Fascia Lata: Definition, Classifications, Structure and Anatomical Relations

It is defined as a sheet or band of fibrous tissue that extends deep into the skin and that aligns, inverts and separates the internal structures of the body.

There are three general classifications of fascia:

  1. The superficial fascia: It is mixed with the reticular layer under the dermis.
  2. The deep fascia: Envelops muscles, bones and neurovascular structures.
  3. The visceral fascia: Provides membranous investments that suspend organs within their cavities.

Anatomical structure

The fascia lata is a deep fascial inversion of the entire thigh musculature and is analogous to a strong, extensible and elastic media.

It begins around the iliac crest and the inguinal ligament and ends more distally to the bony prominences of the tibia, where it continues to become the deep fascia of the leg (crural fascia).

The width of the fascia lata varies considerably in the different regions of the thigh.

It is thicker along the superolateral side of the thigh, it originates from the fascial condensations of the gluteus maximus and median, and also around the knee where the fascia receives reinforcing fibers from the tendons.

The fascia is thinner where it covers the adductor muscles of the medial thigh.

The deepest place of the fascia lata gives rise to three intermuscular septa that are centrally joined to the femur.

This divides the musculature of the thigh into three compartments, anterior, medial and lateral.

The lateral intermuscular septum is the strongest of the three due to the reinforcement of the iliotibial tract, while the other two septa are proportionally weaker.

An ovoid hiatus is present in the fascia lata just below the inguinal ligament known as the saphenous opening.

This gap serves as the entry point for the efferent lymphatic vessels and the large saphenous vein, draining into the superficial inguinal lymph nodes and the femoral vein, respectively.

A covering of membranous tissue (the cribiform fascia) covers the hiatus that develops inferomedially from an acute margin of space (the falciform margin).

Anatomical relationships

The iliotibial tract:

The iliotibial tract is a longitudinal thickening of the fascia lata, which is subsequently strengthened by fibers of the gluteus maximus.

It is located laterally on the thigh, extends from the iliac tubercle to the lateral tibial condyle.

The iliotibial tract has three main functions:

  1. Movement: Acts as an extensor, abductor and lateral rotator of the hip, with additional paper to provide lateral stabilization to the knee joint.
  2. Compartmentalization: The deepest aspect of the iliotibial tract extends centrally, to form the lateral intermuscular septum of the thigh and joins the femur.
  3. Muscle sheath: It forms a sheath for the tension muscle of the fascia lata.

Tensor Fascia Lata:

The tensor of the fascia lata is a gluteal muscle that acts as a flexor, abductor and internal rotator of the hip.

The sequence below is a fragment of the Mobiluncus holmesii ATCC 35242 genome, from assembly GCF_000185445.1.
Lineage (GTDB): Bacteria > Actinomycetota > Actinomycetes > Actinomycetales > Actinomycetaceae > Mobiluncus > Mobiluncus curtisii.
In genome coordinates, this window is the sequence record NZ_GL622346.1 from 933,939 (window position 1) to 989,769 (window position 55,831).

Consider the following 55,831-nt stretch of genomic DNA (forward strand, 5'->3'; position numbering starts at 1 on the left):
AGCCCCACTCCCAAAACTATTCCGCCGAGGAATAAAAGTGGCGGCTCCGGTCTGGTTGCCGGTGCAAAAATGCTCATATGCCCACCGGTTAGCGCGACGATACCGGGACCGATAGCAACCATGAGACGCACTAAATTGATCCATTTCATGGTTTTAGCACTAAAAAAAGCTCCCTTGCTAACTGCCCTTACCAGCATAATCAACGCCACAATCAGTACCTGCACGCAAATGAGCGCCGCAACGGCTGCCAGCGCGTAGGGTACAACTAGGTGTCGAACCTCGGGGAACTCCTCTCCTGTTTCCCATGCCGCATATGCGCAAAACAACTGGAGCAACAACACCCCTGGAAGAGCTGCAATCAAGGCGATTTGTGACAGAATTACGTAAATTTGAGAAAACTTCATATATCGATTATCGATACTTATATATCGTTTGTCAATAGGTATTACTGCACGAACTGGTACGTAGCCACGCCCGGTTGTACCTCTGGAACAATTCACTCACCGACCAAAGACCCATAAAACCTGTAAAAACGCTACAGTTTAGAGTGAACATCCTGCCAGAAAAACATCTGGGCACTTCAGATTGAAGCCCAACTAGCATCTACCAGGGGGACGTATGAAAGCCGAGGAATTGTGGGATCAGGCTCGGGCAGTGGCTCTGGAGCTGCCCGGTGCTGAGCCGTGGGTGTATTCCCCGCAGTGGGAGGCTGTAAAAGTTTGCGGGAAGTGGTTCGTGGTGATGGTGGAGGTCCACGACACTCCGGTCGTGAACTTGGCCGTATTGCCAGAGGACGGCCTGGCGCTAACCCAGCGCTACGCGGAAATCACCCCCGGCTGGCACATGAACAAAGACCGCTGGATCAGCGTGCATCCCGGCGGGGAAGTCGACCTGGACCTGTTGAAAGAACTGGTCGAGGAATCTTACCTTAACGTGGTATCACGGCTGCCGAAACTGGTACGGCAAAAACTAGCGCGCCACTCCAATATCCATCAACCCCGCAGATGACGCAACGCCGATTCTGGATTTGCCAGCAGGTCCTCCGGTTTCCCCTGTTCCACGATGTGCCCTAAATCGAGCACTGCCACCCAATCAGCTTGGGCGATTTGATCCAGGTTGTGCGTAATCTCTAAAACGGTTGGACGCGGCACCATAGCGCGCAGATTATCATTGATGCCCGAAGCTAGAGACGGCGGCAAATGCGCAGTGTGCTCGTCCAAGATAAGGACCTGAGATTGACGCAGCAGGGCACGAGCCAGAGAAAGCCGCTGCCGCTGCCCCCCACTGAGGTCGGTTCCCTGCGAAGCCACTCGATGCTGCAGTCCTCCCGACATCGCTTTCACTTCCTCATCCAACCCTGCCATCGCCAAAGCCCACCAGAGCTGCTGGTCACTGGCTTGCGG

However, its nomenclature derives from its additional role in the tension of the fascia lata.

The muscle originates in the iliac crest and descends through the superolateral thigh.

At the junction of the middle and upper thirds of the thigh, it is inserted into the anterior aspect of the iliotibial tract.

When stimulated, the tensor fascia lata tenses the iliotibial band and reinforces the knee, especially when the opposite foot is raised.

The property of the tensor of the fascia lata, of tightening the fascia lata is analogous to lifting an elastic stocking on the thigh.

When the fascia lata is stretched, it forces the muscle groups to come closer to the intermuscular partitions towards the femur.

This action centralizes muscle weight and limits outward expansion, which in turn reduces the total force required for movement in the hip joint.

An additional property of tightening the fascia lata is that it makes the muscle contraction more efficient to compress the deep veins.

This ensures an adequate venous return to the heart from the lower extremities.

Proximal:

The fascia lata forms multiple superior junctions around the pelvis and the hip region:

  • Posterior: Sacrum and coccyx.
  • Lateral: Iliac crest.
  • Anterior: Inguinal ligament, upper pubic branch.
  • Medial: Lower ischiopubic branch, ischial tuberosity, sacrotuberous ligament.
Posterior:

The fascia lata is also continuous with regions of deep and superficial fascia in its superior aspect.

The deep iliac fascia descends from the thoracic region in the diaphragm, covers all the iliac and psoas regions and combines with the fascia lata superiorly.

The superficial fascia of the lower abdominal wall (Scarpa’s fascia) and the perineal region combine with the fascia lata just below the inguinal ligament.

Lateral:

The lateral thickening of the fascia lata forms the iliotibial tract and receives tendon insertions superior to those of the gluteus maximus and the tensor of the fascia lata.

The widened band of fibers descends from the lateral thigh and joins the lateral tibial condyle in the anterolateral tubercle.

Inferior:

The fascia lata ends at the knee joint, where it becomes the deep fascia of the leg (Crural fascia).

The accessories are made in the bony prominences around the knee, including the femoral and tibial condyles, the patella, the head of the fibula and the tibial tuberosity.

Central:

The deep aspect of the fascia lata produces three intermuscular septa that join centrally to the femur.

The lateral septum joins the lateral lip of the rough line and the medial and anterior septa join the medial lip.

These accessories continue along the entire length of the femur to include the supracondylar lines.